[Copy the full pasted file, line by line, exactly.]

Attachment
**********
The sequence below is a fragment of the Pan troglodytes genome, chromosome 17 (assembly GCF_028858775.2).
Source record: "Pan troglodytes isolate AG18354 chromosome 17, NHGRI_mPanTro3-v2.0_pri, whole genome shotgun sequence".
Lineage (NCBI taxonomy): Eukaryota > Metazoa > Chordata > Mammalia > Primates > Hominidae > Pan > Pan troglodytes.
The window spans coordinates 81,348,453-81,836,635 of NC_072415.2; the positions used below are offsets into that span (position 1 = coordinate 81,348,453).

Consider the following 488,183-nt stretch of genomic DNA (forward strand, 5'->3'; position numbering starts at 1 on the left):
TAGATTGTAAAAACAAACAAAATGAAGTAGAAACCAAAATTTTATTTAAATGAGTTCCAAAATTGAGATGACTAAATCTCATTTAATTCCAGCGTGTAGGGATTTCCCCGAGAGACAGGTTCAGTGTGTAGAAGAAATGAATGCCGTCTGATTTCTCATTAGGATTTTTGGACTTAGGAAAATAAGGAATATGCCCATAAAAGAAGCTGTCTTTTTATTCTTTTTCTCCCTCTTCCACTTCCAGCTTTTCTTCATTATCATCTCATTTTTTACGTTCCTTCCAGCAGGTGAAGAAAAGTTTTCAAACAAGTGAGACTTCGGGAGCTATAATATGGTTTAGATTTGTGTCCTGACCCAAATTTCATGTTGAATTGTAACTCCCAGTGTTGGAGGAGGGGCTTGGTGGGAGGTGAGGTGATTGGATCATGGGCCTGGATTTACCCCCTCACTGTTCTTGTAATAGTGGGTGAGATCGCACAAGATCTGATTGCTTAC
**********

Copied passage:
The sequence below is a fragment of the Pan troglodytes genome, chromosome 17 (assembly GCF_028858775.2).
Source record: "Pan troglodytes isolate AG18354 chromosome 17, NHGRI_mPanTro3-v2.0_pri, whole genome shotgun sequence".
Lineage (NCBI taxonomy): Eukaryota > Metazoa > Chordata > Mammalia > Primates > Hominidae > Pan > Pan troglodytes.
The window spans coordinates 81,348,453-81,836,635 of NC_072415.2; the positions used below are offsets into that span (position 1 = coordinate 81,348,453).

Consider the following 488,183-nt stretch of genomic DNA (forward strand, 5'->3'; position numbering starts at 1 on the left):
TAGATTGTAAAAACAAACAAAATGAAGTAGAAACCAAAATTTTATTTAAATGAGTTCCAAAATTGAGATGACTAAATCTCATTTAATTCCAGCGTGTAGGGATTTCCCCGAGAGACAGGTTCAGTGTGTAGAAGAAATGAATGCCGTCTGATTTCTCATTAGGATTTTTGGACTTAGGAAAATAAGGAATATGCCCATAAAAGAAGCTGTCTTTTTATTCTTTTTCTCCCTCTTCCACTTCCAGCTTTTCTTCATTATCATCTCATTTTTTACGTTCCTTCCAGCAGGTGAAGAAAAGTTTTCAAACAAGTGAGACTTCGGGAGCTATAATATGGTTTAGATTTGTGTCCTGACCCAAATTTCATGTTGAATTGTAACTCCCAGTGTTGGAGGAGGGGCTTGGTGGGAGGTGAGGTGATTGGATCATGGGCCTGGATTTACCCCCTCACTGTTCTTGTAATAGTGGGTGAGATCGCACAAGATCTGATTGCTTAC